CANP Flight Planning
(Using the Civil Aircraft Notification Procedure to alert Military pilots to your presence when flying midweek)
We are all required by law to ensure that our flights can be made safely. This means that even if you only plan some ridge-soaring at your local site, you should be aware of any local airspace restrictions and you should take the steps outlined below. If you plan to fly cross-country then your flight planning will obviously need to include checking a great swathe of the country for possible restrictions.
Whenever you fly you should call Freefone 0500 354802 to check on Royal flights, Red Arrows displays and other Temporary Restricted Airspace (RA[T]).
You should also check the NOTAMs for any other activities that may affect your flight. You can subscribe to a NOTAM service or to a twice-weekly Temporary Navigational Warning information bulletins (TNWs) postal service; or you can use the Web to access all the NOTAMs for that day at www.ais.org.uk (there's no need to register, just enter the username: 'BHPAuser' and password 'password'). If you use the postal service, you should be aware that details may have changed after the bulletins were printed and posted.
Additionally, if you are flying midweek (non-English Bank Holiday) you should let the military pilots know. There are two linked systems for this.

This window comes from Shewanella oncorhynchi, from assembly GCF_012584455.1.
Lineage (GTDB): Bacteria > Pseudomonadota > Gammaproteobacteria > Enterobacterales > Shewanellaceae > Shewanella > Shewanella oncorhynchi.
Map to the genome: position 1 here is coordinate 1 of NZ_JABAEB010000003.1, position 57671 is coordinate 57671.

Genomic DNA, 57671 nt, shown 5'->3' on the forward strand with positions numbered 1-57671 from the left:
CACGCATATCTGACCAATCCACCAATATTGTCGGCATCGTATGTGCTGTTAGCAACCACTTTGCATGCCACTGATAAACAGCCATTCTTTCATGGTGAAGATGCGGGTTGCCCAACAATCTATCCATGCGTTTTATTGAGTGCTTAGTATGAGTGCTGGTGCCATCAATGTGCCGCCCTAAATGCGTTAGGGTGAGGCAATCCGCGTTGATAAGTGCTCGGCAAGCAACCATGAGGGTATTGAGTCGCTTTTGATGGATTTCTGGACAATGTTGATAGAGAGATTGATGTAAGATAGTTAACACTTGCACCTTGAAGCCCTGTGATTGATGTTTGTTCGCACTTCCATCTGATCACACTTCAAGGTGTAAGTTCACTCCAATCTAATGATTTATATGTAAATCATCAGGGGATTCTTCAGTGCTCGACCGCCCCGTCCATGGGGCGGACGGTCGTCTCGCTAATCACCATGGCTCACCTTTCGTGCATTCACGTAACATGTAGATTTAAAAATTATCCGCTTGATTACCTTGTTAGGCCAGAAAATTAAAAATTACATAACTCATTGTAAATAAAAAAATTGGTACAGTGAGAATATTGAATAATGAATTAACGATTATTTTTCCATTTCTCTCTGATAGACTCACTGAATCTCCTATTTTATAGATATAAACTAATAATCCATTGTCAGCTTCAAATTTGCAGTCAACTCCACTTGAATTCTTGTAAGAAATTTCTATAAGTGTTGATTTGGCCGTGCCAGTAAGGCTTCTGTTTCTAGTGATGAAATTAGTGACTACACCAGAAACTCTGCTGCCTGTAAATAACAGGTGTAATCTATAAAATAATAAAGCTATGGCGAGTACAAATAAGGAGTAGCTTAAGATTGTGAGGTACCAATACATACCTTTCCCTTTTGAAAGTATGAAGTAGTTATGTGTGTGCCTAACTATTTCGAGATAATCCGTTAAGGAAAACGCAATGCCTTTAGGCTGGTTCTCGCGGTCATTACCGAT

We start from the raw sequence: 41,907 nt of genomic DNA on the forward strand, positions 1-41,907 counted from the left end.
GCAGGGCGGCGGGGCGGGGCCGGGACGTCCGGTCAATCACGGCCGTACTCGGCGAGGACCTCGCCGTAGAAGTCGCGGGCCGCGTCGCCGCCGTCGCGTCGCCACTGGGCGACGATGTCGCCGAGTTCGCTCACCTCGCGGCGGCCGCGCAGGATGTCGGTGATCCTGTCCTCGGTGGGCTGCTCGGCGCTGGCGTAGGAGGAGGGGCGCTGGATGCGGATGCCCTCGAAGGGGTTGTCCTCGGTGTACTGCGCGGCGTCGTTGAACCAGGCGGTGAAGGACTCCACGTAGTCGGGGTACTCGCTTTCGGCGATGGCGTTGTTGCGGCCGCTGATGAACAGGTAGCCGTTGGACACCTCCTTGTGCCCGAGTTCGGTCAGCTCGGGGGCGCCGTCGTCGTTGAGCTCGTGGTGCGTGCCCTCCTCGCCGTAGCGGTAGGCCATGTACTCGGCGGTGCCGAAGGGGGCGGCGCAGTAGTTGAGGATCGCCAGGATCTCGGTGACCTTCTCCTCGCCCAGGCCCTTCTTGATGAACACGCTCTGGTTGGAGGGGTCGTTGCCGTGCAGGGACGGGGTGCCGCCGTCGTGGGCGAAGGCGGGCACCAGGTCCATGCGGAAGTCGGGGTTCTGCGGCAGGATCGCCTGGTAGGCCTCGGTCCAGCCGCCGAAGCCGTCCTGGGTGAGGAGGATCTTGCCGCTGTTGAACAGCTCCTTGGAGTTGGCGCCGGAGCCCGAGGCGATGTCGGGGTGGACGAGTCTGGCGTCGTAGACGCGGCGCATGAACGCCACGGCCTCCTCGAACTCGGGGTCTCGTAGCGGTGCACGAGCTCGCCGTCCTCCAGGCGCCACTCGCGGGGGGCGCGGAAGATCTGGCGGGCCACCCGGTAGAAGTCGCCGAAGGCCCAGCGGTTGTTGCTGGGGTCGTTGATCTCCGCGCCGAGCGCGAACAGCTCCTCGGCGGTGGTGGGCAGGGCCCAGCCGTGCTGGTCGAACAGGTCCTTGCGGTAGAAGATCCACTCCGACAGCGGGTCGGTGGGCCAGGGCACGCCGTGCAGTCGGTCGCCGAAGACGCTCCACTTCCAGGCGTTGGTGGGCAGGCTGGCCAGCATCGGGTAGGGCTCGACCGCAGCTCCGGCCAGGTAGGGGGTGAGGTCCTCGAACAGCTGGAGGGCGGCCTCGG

Five hundred of the busiest flying sites have allocated Site Codes. (The codes for your club's sites will be in your club site guide.) On these sites it is possible to activate a temporary avoidance zone around the notified site (1nm diameter/1000ft agl) by contacting the Low Flying Booking Cell by 20:00 the day before. (Later submissions will still be passed on to military pilots, but as a warning rather than creating a temporary avoidance zone.)
For all other sites the standard CANP (Civil Aircraft Notification Procedure) should be used if five or more gliders are likely to be operating. This does not establish an avoidance area but it does ensure that military pilots will be alerted to your presence. Because it can take up to four hours to get the information out to all the military pilots before they take off, the notification procedure should be started as soon as possible - ideally the evening before.
In both cases take the following steps:
- Activity. Hang/paragliding (If the site is one of those with a site code then state 'Hang/paragliding Avoidance Area' here.)
- Location: Site grid reference (2 letter 6 figure) and name. (If the site is one of those with a site code then state that first.)
- Area of operation. (With the notification system this is a maximum of 2nm radius. With the avoidance area system it is always 1nm diameter.)
- Date and time flying will start / finish.
- Expected number of gliders.
- Contact telephone number (ideally a mobile that will work on the site).
- Normal contact details (if different to (6)).
You will be given a unique Reference Number to note.
The Low Flying Booking Cell is manned Monday to Thursday 0700-2300 (Local) and Friday 0700-1700 (Local). The LFBC is now closed at weekends. If you use the fax or e-mail contact out-of-hours you will be called back by phone with the Reference Number when the office is next manned and the associated notification has been passed to military pilots. You can only assume that you have avoidance/notification status once you have received this.
If at any stage it becomes clear that the site won't be used after all you should cancel by calling 0800 515544, quoting the Reference Number and amending the details.
The personnel manning the Low Flying Booking Cell are a helpful bunch whose sole aim is keeping us all safe. If your flying situation doesn't exactly match the criteria above it is still worth giving them a call for advice - they might still be able to do something to help.